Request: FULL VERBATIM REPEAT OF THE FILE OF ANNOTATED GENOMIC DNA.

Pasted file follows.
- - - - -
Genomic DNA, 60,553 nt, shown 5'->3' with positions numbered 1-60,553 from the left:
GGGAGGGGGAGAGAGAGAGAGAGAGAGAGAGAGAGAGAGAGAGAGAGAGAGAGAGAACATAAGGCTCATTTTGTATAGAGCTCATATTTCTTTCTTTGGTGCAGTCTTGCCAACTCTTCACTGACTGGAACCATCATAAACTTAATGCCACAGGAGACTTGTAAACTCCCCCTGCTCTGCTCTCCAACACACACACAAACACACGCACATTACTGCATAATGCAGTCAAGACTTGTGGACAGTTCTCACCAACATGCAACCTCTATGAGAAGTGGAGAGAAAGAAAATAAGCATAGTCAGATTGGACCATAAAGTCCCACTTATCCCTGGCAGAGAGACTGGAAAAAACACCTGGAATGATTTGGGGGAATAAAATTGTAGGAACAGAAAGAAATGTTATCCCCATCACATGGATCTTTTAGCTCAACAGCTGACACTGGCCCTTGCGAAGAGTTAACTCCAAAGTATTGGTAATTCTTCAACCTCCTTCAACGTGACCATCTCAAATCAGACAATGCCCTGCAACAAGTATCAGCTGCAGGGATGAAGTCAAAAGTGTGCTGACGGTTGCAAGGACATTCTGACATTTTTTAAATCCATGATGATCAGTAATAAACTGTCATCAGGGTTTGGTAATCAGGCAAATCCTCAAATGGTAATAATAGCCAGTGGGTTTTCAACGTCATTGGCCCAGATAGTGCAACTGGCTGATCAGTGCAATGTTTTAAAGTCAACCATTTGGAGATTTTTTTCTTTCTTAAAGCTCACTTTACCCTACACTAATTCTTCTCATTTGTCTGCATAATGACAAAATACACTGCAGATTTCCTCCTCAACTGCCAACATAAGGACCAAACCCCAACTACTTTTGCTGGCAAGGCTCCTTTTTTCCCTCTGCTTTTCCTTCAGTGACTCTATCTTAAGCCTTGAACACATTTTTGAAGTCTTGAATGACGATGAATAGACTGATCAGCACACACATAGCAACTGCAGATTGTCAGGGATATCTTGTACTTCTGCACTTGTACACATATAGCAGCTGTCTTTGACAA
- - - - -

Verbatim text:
Genomic DNA, 60,553 nt, shown 5'->3' with positions numbered 1-60,553 from the left:
GGGAGGGGGAGAGAGAGAGAGAGAGAGAGAGAGAGAGAGAGAGAGAGAGAGAGAGAACATAAGGCTCATTTTGTATAGAGCTCATATTTCTTTCTTTGGTGCAGTCTTGCCAACTCTTCACTGACTGGAACCATCATAAACTTAATGCCACAGGAGACTTGTAAACTCCCCCTGCTCTGCTCTCCAACACACACACAAACACACGCACATTACTGCATAATGCAGTCAAGACTTGTGGACAGTTCTCACCAACATGCAACCTCTATGAGAAGTGGAGAGAAAGAAAATAAGCATAGTCAGATTGGACCATAAAGTCCCACTTATCCCTGGCAGAGAGACTGGAAAAAACACCTGGAATGATTTGGGGGAATAAAATTGTAGGAACAGAAAGAAATGTTATCCCCATCACATGGATCTTTTAGCTCAACAGCTGACACTGGCCCTTGCGAAGAGTTAACTCCAAAGTATTGGTAATTCTTCAACCTCCTTCAACGTGACCATCTCAAATCAGACAATGCCCTGCAACAAGTATCAGCTGCAGGGATGAAGTCAAAAGTGTGCTGACGGTTGCAAGGACATTCTGACATTTTTTAAATCCATGATGATCAGTAATAAACTGTCATCAGGGTTTGGTAATCAGGCAAATCCTCAAATGGTAATAATAGCCAGTGGGTTTTCAACGTCATTGGCCCAGATAGTGCAACTGGCTGATCAGTGCAATGTTTTAAAGTCAACCATTTGGAGATTTTTTTCTTTCTTAAAGCTCACTTTACCCTACACTAATTCTTCTCATTTGTCTGCATAATGACAAAATACACTGCAGATTTCCTCCTCAACTGCCAACATAAGGACCAAACCCCAACTACTTTTGCTGGCAAGGCTCCTTTTTTCCCTCTGCTTTTCCTTCAGTGACTCTATCTTAAGCCTTGAACACATTTTTGAAGTCTTGAATGACGATGAATAGACTGATCAGCACACACATAGCAACTGCAGATTGTCAGGGATATCTTGTACTTCTGCACTTGTACACATATAGCAGCTGTCTTTGACAA